July 8, 2016
A gig economy is an environment in which temporary positions are common and organizations contract with independent workers for short-term engagements. The trend toward a gig economy has begun. A study by Intuit predicted that by 2020, 40 percent of American workers would be independent contractors.
Years ago, the motivation for classifying an employee as a contractor was to avoid paying the employer’s share of payroll taxes, or reduce other potential liabilities. Now, the motivation is primarily ACA-based. Regardless, the IRS, Department of Labor and other administrative agencies (state and federal) are alerted to the practice.
The landmines for misclassifying employees as contractors are legion, but the practice nevertheless persists. Many employers hope not to get “caught,” but the net need not capture the employer directly for there to be problems. If the contractor is audited and a problem is discovered, we have learned recently of subsequent administrative enforcement actions against the employer for misclassifying employees as contractors. Such employers may have liabilities beyond tax assessments. Indeed, they may be responsible for unpaid minimum wage, overtime, and benefits.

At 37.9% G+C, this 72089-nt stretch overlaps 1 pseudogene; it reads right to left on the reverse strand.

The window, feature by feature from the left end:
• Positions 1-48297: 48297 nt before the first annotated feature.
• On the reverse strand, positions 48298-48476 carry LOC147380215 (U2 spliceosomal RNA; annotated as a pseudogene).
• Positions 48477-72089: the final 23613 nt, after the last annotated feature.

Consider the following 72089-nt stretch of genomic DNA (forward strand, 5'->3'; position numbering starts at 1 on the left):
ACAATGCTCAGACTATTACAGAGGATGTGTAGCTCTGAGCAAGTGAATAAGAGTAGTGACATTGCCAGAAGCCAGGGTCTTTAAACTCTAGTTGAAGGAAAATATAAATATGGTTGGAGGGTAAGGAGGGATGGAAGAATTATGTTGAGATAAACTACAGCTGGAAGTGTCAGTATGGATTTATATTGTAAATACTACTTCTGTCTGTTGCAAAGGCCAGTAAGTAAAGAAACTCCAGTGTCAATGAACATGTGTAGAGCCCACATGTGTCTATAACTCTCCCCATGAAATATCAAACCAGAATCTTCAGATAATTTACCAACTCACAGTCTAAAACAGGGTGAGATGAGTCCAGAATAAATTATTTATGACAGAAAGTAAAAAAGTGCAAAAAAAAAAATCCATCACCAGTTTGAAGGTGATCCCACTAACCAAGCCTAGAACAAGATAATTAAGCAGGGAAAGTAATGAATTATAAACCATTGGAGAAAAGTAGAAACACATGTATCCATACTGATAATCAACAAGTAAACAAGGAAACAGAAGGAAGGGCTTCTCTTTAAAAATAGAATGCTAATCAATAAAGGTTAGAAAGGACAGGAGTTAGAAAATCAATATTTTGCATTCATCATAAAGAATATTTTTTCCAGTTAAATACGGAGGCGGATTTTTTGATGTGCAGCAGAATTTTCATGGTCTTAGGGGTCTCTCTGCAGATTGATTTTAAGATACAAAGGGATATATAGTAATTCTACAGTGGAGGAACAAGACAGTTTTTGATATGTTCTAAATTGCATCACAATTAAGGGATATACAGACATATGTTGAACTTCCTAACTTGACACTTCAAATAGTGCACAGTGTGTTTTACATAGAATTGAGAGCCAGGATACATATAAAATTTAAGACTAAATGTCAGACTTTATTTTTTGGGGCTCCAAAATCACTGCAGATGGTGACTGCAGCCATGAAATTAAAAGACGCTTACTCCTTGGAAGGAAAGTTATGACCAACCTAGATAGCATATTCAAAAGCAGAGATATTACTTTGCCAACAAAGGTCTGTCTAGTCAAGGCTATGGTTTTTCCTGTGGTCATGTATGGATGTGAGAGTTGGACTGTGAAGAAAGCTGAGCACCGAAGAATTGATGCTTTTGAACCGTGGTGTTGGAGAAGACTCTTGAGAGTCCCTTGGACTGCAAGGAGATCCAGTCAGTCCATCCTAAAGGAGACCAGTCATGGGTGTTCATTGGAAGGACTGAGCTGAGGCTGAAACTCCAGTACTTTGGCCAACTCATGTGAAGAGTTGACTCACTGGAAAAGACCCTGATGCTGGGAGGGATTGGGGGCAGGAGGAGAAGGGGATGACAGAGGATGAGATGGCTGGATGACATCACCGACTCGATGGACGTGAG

The “control” test remains the benchmark against which classification decisions are tested, but we have seen some rather poor efforts lately to feign contractor status. Among these efforts are former employees who “retired” from being employees and are now performing their identical job function as a contractor for the same employer, and only for the same employer. This is a design that is fraught with liabilities for both the employer and the “contractor,” but the employer more so.
Powered by: James McMackin, III , partner, Morris James